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As Ukraine attempts to secure more modern arms from its allies, it has stepped up a parallel effort to lock in financial support from business leaders in Davos to help rebuild the country.
Since Russia invaded Ukraine last year, the United States and its allies have given tens of billions of dollars’ worth of weaponry, but Kyiv is still desperate for more.
It is also keen to ride a wave of Western public support to ensure that pledges for its reconstruction, which cannot begin in earnest until the war ends and some estimate cost as much as $1 trillion, are more than just words.
But talk of rebuilding appears premature.
Analysts say the mix of donors ranging from countries to development and international organisations, private sector players or the potential redistribution of seized Russian assets has already made coordination complicated.
And the reality is that progress has been arduous.
Ukraine, which dominated the World Economic Forum’s (WEF) last big meeting in May, has again sent dozens of executives, lawmakers and decision makers with a clear message from President Volodymyr Zelenskiy: commit now, not later.
“We have to think for the day after. The whole world needs Ukraine as a democratic and successful country. It is the best answer for our friends but also our enemies. It’s our task to make it a successful country,” Kyiv mayor and former world heavyweight boxing champion Vitali Klitschko told Reuters.
Ukraine last year tasked BlackRock, the world’s largest asset manager, to put together a reconstruction fund.
“The more we do now, the less we will have to do in reconstruction,” Odile Françoise Renaud-Basso, President of the European Bank for Reconstruction and Development (EBRD), said.
The EBRD, which invested some 1.7 billion euros ($1.8 billion) in energy, transport and other infrastructure in Ukraine in 2022, nevertheless estimated that its local economy shrunk by nearly a third over the year.
A joint report in September by the Ukraine government, European Commission and the World Bank, estimated that the cost of reconstruction and recovery amounted to $349 billion (322 billion euros) and the figure is rising as war drags on.
Highlighting the daunting task, Yulia Svyrydenko, Ukraine’s First Vice Prime Minister and Minister of Economic Development and Trade, said estimates were now closer to $1 trillion.
With every Russian missile hitting critical infrastructure, the costs for reconstruction rise and investor appetite, particularly in the private sector, wavers.
For Zelenskiy, the heavy Davos presence is more than just symbolically underscoring that Ukraine remains afloat and that Russia’s one-time omnipresence in at the event is over.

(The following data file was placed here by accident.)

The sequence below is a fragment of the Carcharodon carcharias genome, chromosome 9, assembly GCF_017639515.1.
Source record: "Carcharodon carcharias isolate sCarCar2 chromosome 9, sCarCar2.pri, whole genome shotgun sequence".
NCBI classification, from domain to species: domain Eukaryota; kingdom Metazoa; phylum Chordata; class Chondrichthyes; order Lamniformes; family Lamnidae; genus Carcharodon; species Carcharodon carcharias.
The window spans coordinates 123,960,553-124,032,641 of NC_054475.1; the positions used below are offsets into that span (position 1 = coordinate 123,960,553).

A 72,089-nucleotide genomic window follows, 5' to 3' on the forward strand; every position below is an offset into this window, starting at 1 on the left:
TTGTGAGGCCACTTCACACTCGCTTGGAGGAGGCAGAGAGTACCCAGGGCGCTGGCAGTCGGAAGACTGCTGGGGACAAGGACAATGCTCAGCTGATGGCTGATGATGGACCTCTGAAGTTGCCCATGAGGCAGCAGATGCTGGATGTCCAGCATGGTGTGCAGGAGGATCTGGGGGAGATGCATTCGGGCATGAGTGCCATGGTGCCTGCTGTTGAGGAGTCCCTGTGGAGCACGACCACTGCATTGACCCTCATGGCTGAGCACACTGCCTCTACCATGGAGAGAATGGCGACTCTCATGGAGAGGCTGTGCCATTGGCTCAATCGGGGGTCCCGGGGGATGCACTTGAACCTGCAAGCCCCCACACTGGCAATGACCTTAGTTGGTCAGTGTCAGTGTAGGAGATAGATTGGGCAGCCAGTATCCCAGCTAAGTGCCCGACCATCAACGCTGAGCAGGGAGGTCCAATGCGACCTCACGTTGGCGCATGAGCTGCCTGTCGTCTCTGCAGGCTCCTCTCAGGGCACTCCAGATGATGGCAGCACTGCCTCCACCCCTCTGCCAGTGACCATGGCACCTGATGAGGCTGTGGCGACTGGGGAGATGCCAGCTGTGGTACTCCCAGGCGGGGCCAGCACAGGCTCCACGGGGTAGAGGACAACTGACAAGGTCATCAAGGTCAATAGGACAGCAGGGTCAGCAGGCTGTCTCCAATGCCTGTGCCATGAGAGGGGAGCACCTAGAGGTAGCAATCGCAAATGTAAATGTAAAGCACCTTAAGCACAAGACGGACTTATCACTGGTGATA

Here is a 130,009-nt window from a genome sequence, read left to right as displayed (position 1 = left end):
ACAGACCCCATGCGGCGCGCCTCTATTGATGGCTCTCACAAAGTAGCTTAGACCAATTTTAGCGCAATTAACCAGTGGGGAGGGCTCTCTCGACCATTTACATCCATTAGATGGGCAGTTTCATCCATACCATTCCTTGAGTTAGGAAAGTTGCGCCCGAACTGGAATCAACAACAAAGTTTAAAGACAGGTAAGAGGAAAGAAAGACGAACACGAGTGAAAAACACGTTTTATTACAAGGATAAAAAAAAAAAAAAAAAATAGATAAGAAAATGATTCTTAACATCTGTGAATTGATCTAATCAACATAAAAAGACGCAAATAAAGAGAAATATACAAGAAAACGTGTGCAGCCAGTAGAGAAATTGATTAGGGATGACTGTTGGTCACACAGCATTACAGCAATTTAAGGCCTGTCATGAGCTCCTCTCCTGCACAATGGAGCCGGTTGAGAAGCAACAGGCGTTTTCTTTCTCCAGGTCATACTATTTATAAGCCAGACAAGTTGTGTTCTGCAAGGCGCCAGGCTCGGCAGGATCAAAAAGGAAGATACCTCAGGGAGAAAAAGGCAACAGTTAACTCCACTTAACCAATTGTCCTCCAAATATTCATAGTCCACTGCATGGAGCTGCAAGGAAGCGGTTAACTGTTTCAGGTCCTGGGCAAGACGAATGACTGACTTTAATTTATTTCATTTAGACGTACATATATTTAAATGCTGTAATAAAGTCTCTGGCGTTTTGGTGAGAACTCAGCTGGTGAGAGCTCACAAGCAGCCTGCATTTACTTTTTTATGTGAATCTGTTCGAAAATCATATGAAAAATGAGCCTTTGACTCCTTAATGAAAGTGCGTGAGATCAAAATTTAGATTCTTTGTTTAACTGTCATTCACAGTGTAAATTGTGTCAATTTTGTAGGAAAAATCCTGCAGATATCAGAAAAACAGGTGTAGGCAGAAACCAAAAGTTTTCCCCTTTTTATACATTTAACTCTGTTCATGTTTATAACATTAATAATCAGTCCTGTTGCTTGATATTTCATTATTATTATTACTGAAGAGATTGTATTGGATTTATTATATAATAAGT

It is about creating momentum and giving assurances that even during the war, Ukraine is not closed for business.
Svyrydenko said Davos was the opportunity to move from strategy to concrete projects.
“Ukraine has shown resilience in war time and business too so we have to find additional tools on how to facilitate Ukraine business to develop and foreign investment to come to Ukraine even now,” she said.
Zelenskiy addressed BlackRock executives and its clients in Davos via Zoom on Tuesday, a person who attended said. BlackRock Chief Executive Larry Fink said in Davos that private sector could help, adding he was looking for a “fair and just return”.
While BlackRock may appear upbeat, there is always the risk that war drags on for years or that when it ends like in previous post reconstruction efforts like Afghanistan, Iraq or in the Balkans, pledges and support do not materialise or money is wasted through corruption and incompetence.
“Tensions will resurface when the time comes to fund Ukraine’s reconstruction – made much more expensive by Russia’s continued attacks on Ukrainian critical infrastructure – but that won’t happen until the war ends, and the war isn’t ending anytime soon,” Eurasia Group said in its outlook for 2023.
In Davos, an exhibition at Ukraine House reminds visitors of the scale of the destruction. The venue is also the go-to place for the business elite and Ukraine’s closest backers to assess its prospects and reiterate that Ukraine cannot afford to lose the war as it heads into its first year anniversary on Feb. 24.
“What Ukraine is doing is to try to get everybody on the starting line for when they are able to start the rebuilding,” Lithuania’s Foreign Minister Gabrielius Landsbergis told Reuters.
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(1 euro = $1.0827)